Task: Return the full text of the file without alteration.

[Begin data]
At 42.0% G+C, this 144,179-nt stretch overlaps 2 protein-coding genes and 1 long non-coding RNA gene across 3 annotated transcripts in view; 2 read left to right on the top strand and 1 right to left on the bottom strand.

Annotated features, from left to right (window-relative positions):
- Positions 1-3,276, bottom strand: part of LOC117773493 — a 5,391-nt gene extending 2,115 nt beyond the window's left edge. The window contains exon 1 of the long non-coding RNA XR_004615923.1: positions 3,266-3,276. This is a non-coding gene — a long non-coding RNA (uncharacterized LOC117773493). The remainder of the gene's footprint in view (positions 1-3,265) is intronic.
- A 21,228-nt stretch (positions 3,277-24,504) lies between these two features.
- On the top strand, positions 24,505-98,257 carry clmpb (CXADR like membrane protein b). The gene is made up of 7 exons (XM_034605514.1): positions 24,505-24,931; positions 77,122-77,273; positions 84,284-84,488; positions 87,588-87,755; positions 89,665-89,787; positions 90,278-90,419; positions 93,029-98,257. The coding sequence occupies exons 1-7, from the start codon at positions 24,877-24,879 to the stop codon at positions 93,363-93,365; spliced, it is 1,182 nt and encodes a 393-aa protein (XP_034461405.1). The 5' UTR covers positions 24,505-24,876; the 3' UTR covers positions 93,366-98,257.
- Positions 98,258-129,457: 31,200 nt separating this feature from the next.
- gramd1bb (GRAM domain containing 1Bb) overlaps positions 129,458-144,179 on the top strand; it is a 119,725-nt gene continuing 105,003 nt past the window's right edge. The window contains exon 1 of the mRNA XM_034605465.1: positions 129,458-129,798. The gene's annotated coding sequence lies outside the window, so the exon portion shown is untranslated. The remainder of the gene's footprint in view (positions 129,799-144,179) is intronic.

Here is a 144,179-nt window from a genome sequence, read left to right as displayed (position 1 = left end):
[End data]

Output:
At 42.0% G+C, this 144,179-nt stretch overlaps 2 protein-coding genes and 1 long non-coding RNA gene across 3 annotated transcripts in view; 2 read left to right on the top strand and 1 right to left on the bottom strand.

Annotated features, from left to right (window-relative positions):
- Positions 1-3,276, bottom strand: part of LOC117773493 — a 5,391-nt gene extending 2,115 nt beyond the window's left edge. The window contains exon 1 of the long non-coding RNA XR_004615923.1: positions 3,266-3,276. This is a non-coding gene — a long non-coding RNA (uncharacterized LOC117773493). The remainder of the gene's footprint in view (positions 1-3,265) is intronic.
- A 21,228-nt stretch (positions 3,277-24,504) lies between these two features.
- On the top strand, positions 24,505-98,257 carry clmpb (CXADR like membrane protein b). The gene is made up of 7 exons (XM_034605514.1): positions 24,505-24,931; positions 77,122-77,273; positions 84,284-84,488; positions 87,588-87,755; positions 89,665-89,787; positions 90,278-90,419; positions 93,029-98,257. The coding sequence occupies exons 1-7, from the start codon at positions 24,877-24,879 to the stop codon at positions 93,363-93,365; spliced, it is 1,182 nt and encodes a 393-aa protein (XP_034461405.1). The 5' UTR covers positions 24,505-24,876; the 3' UTR covers positions 93,366-98,257.
- Positions 98,258-129,457: 31,200 nt separating this feature from the next.
- gramd1bb (GRAM domain containing 1Bb) overlaps positions 129,458-144,179 on the top strand; it is a 119,725-nt gene continuing 105,003 nt past the window's right edge. The window contains exon 1 of the mRNA XM_034605465.1: positions 129,458-129,798. The gene's annotated coding sequence lies outside the window, so the exon portion shown is untranslated. The remainder of the gene's footprint in view (positions 129,799-144,179) is intronic.

Here is a 144,179-nt window from a genome sequence, read left to right as displayed (position 1 = left end):